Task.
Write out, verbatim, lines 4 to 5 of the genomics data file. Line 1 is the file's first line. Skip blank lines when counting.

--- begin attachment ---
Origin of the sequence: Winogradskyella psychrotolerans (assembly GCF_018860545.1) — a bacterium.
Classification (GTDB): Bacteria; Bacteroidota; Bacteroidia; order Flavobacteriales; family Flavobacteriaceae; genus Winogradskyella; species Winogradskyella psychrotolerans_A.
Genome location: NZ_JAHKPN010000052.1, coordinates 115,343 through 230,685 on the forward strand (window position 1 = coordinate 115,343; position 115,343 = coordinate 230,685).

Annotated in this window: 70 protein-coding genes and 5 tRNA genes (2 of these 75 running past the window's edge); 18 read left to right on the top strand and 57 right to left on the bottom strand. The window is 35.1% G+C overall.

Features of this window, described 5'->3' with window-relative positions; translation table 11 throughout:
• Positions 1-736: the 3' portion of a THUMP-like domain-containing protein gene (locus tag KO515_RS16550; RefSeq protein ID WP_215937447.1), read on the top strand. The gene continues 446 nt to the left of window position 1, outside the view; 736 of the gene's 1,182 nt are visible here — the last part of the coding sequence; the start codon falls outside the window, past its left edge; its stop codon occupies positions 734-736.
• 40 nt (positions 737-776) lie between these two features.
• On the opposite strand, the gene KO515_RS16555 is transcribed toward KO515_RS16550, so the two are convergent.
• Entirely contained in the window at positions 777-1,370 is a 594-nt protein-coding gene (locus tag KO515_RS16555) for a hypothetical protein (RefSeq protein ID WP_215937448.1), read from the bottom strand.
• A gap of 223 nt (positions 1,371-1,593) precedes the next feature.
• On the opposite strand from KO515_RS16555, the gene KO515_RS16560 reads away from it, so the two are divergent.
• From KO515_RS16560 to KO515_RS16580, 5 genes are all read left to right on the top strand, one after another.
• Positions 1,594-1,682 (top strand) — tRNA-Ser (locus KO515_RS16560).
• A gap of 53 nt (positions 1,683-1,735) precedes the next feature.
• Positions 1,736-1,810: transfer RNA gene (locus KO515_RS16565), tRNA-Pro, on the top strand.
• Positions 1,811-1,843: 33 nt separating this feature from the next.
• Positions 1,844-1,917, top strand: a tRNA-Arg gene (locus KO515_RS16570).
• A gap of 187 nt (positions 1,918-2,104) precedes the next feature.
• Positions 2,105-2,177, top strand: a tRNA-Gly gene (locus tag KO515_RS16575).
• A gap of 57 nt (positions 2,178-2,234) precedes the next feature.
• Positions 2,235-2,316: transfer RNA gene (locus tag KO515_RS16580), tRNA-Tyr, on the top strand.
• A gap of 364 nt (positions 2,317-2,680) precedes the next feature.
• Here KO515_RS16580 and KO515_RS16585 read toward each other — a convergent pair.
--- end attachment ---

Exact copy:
Annotated in this window: 70 protein-coding genes and 5 tRNA genes (2 of these 75 running past the window's edge); 18 read left to right on the top strand and 57 right to left on the bottom strand. The window is 35.1% G+C overall.

Features of this window, described 5'->3' with window-relative positions; translation table 11 throughout: